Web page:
• Not possible to obtain intermediate values from the graph.
Combined Line and bar Graph Advantages
Easy to construct.
Easy to read.
It shows relationship between two sets of data.
• Difficult to choose suitable scale when values of variables differ by great magnitude.
• Considerable variation of data represented by the line may cause the line the bars thus obscuring the relationship.
• Doesn’t show relationship between the same sets of data of more than one place.
Temperature and Rainfall for Thika
• The month with heaviest rainfall is May.
• The month with lowest rainfall is July.
• The hottest month was January and February.
• The months with lowest temperature were June and July.
Crop Production in Kenya in the Years 2001 and 2002
You can draw comparative/group/multiple line and bar graphs from the data.
Comparative/Group/Multiple Line Graph
• Simple to construct
• Suitable when comparing trends or movements
• Comparison of items is easy because the graphs are drawn using common axis
• Its easy to read exact values from each graph
• Number of items which can be represented are limited
• Crossing of lines may make interpretation and comparison difficult and confusing.
• Total amount of variable cant be established at a glance.
Comparative Bar Graph Advantages
• Easy to construct
• Easy to read and interpret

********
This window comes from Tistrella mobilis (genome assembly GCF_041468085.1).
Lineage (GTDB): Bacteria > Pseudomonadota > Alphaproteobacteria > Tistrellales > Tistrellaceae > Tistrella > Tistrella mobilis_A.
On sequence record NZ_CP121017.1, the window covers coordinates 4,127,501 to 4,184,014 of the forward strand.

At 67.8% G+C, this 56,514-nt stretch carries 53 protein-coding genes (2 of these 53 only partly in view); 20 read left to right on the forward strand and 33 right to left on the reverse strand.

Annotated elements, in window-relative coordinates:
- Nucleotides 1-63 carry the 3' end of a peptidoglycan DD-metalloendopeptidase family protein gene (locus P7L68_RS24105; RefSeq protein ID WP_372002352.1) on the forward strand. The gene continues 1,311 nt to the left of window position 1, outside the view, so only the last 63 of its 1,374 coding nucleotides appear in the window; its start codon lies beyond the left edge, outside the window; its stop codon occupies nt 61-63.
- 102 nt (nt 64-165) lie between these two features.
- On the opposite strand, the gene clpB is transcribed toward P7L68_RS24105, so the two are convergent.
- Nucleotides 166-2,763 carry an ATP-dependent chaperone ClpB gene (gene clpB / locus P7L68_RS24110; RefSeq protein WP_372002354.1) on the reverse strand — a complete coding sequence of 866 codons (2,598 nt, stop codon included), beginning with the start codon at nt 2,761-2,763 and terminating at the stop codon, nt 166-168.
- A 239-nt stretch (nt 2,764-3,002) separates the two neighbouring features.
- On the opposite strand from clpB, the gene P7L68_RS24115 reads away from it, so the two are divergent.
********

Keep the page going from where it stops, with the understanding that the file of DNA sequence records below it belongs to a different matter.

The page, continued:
• Easy to compare similar components within different bars.
• Gives a good impression of totality.
• Individual contribution made by each component is clearly seen.
• Differences in quantity of components are clearly seen.
• Doesn’t show trend of components over time.
• Not easy to compare components where bars are many
• Not suitable for many components.
Divided Bars or Rectangles
Production of Sugarcane in 1000 tonnes of 5 major factories in Kenya
Factory Production(ooo tonnes) Length in cm
• Draw a divided rectangle 10 cm long to represent the data.
• Show your calculations.
It should have the following:
• Different shades
• Width of 2cm
Analysis and Interpretation
- To get the meaning of
• Factory leading in sugar production is Mumias.
• The 2nd leading is Muhoroni.
• Factory with the lowest production of sugar is Sony.
• Calculation of %s.
• Easy to construct
• Easy to compare components because they are arranged in ascending or descending order.
• Takes less space than when the data is presented using graphs.